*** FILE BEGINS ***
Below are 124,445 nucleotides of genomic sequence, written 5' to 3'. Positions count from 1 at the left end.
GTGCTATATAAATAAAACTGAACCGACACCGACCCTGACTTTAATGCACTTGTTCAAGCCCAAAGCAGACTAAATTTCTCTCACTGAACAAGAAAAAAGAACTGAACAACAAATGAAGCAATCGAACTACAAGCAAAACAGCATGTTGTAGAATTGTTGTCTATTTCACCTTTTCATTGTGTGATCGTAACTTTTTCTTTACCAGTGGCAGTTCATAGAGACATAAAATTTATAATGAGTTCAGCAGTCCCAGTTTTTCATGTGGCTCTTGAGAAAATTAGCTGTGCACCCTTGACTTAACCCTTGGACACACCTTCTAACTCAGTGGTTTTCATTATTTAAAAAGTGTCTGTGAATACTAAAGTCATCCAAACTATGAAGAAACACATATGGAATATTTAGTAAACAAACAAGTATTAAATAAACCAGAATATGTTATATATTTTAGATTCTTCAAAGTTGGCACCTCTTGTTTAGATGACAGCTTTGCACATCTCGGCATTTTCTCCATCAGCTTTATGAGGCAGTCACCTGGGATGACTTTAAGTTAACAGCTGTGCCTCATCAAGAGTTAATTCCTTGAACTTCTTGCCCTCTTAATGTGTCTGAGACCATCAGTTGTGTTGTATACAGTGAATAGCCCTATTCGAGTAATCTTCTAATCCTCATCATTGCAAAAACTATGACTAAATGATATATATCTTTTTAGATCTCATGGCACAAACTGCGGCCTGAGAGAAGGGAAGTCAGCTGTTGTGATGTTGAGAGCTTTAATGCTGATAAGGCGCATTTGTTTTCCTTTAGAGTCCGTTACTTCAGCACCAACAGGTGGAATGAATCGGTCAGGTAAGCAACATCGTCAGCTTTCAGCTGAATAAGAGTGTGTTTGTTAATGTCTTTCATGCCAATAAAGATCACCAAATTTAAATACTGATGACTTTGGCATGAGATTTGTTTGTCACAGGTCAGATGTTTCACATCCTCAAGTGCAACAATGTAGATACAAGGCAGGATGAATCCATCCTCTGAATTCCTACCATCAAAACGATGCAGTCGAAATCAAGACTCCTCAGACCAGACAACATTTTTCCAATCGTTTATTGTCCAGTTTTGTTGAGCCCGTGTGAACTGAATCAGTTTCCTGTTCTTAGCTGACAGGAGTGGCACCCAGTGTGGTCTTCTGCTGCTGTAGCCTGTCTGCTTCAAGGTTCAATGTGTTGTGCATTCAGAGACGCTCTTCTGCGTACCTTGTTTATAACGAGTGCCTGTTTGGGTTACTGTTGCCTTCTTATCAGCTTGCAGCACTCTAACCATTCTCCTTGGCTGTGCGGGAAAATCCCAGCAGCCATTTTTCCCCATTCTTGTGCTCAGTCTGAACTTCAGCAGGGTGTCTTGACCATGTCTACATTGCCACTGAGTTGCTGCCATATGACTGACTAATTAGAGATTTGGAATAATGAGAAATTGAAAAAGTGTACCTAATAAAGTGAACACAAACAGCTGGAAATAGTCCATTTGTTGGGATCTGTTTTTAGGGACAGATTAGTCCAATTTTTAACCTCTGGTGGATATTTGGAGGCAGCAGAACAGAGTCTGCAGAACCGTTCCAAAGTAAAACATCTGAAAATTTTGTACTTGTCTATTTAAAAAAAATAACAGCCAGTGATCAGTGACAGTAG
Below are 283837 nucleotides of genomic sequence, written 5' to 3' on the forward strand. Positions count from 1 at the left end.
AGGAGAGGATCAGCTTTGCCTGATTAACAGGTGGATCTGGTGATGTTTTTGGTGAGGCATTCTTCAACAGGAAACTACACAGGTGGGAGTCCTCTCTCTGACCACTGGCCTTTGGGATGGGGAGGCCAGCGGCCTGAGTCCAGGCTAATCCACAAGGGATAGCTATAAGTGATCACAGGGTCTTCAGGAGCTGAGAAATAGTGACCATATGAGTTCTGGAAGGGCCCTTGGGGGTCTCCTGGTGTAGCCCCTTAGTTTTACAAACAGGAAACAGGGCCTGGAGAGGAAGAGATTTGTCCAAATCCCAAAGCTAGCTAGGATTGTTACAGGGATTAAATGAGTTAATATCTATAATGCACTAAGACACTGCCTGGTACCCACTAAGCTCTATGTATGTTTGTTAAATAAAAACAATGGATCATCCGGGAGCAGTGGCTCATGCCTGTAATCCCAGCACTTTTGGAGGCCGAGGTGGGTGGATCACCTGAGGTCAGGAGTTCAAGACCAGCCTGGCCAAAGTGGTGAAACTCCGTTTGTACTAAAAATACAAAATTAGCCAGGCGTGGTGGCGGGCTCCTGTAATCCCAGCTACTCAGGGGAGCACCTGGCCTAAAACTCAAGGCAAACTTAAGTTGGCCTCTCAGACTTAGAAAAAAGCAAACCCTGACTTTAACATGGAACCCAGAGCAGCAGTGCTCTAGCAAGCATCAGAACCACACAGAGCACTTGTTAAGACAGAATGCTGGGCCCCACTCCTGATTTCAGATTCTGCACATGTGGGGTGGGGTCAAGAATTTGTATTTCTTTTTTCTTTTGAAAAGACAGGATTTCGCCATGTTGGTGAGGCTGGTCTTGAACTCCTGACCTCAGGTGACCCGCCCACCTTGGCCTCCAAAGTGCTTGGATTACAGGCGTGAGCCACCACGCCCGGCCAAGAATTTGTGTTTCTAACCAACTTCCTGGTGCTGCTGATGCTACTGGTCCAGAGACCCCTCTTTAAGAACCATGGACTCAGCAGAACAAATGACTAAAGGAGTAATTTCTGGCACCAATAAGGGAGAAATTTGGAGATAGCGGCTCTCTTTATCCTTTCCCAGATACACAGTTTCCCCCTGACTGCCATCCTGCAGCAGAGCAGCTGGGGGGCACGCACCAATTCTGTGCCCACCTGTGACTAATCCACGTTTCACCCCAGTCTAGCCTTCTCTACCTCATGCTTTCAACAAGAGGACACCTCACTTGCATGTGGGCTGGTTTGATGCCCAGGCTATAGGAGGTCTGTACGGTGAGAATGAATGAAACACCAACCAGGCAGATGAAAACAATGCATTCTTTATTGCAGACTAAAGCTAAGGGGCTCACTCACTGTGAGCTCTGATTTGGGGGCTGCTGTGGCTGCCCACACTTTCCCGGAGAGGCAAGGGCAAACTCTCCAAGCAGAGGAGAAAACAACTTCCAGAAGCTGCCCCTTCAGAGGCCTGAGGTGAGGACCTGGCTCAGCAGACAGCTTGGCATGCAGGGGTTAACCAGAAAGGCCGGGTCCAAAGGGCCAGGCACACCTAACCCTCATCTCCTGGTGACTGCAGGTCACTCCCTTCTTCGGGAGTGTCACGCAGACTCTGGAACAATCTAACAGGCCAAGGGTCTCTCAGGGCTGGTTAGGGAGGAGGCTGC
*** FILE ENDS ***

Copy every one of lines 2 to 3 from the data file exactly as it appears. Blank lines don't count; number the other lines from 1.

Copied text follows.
GTGCTATATAAATAAAACTGAACCGACACCGACCCTGACTTTAATGCACTTGTTCAAGCCCAAAGCAGACTAAATTTCTCTCACTGAACAAGAAAAAAGAACTGAACAACAAATGAAGCAATCGAACTACAAGCAAAACAGCATGTTGTAGAATTGTTGTCTATTTCACCTTTTCATTGTGTGATCGTAACTTTTTCTTTACCAGTGGCAGTTCATAGAGACATAAAATTTATAATGAGTTCAGCAGTCCCAGTTTTTCATGTGGCTCTTGAGAAAATTAGCTGTGCACCCTTGACTTAACCCTTGGACACACCTTCTAACTCAGTGGTTTTCATTATTTAAAAAGTGTCTGTGAATACTAAAGTCATCCAAACTATGAAGAAACACATATGGAATATTTAGTAAACAAACAAGTATTAAATAAACCAGAATATGTTATATATTTTAGATTCTTCAAAGTTGGCACCTCTTGTTTAGATGACAGCTTTGCACATCTCGGCATTTTCTCCATCAGCTTTATGAGGCAGTCACCTGGGATGACTTTAAGTTAACAGCTGTGCCTCATCAAGAGTTAATTCCTTGAACTTCTTGCCCTCTTAATGTGTCTGAGACCATCAGTTGTGTTGTATACAGTGAATAGCCCTATTCGAGTAATCTTCTAATCCTCATCATTGCAAAAACTATGACTAAATGATATATATCTTTTTAGATCTCATGGCACAAACTGCGGCCTGAGAGAAGGGAAGTCAGCTGTTGTGATGTTGAGAGCTTTAATGCTGATAAGGCGCATTTGTTTTCCTTTAGAGTCCGTTACTTCAGCACCAACAGGTGGAATGAATCGGTCAGGTAAGCAACATCGTCAGCTTTCAGCTGAATAAGAGTGTGTTTGTTAATGTCTTTCATGCCAATAAAGATCACCAAATTTAAATACTGATGACTTTGGCATGAGATTTGTTTGTCACAGGTCAGATGTTTCACATCCTCAAGTGCAACAATGTAGATACAAGGCAGGATGAATCCATCCTCTGAATTCCTACCATCAAAACGATGCAGTCGAAATCAAGACTCCTCAGACCAGACAACATTTTTCCAATCGTTTATTGTCCAGTTTTGTTGAGCCCGTGTGAACTGAATCAGTTTCCTGTTCTTAGCTGACAGGAGTGGCACCCAGTGTGGTCTTCTGCTGCTGTAGCCTGTCTGCTTCAAGGTTCAATGTGTTGTGCATTCAGAGACGCTCTTCTGCGTACCTTGTTTATAACGAGTGCCTGTTTGGGTTACTGTTGCCTTCTTATCAGCTTGCAGCACTCTAACCATTCTCCTTGGCTGTGCGGGAAAATCCCAGCAGCCATTTTTCCCCATTCTTGTGCTCAGTCTGAACTTCAGCAGGGTGTCTTGACCATGTCTACATTGCCACTGAGTTGCTGCCATATGACTGACTAATTAGAGATTTGGAATAATGAGAAATTGAAAAAGTGTACCTAATAAAGTGAACACAAACAGCTGGAAATAGTCCATTTGTTGGGATCTGTTTTTAGGGACAGATTAGTCCAATTTTTAACCTCTGGTGGATATTTGGAGGCAGCAGAACAGAGTCTGCAGAACCGTTCCAAAGTAAAACATCTGAAAATTTTGTACTTGTCTATTTAAAAAAAATAACAGCCAGTGATCAGTGACAGTAG
Below are 283837 nucleotides of genomic sequence, written 5' to 3' on the forward strand. Positions count from 1 at the left end.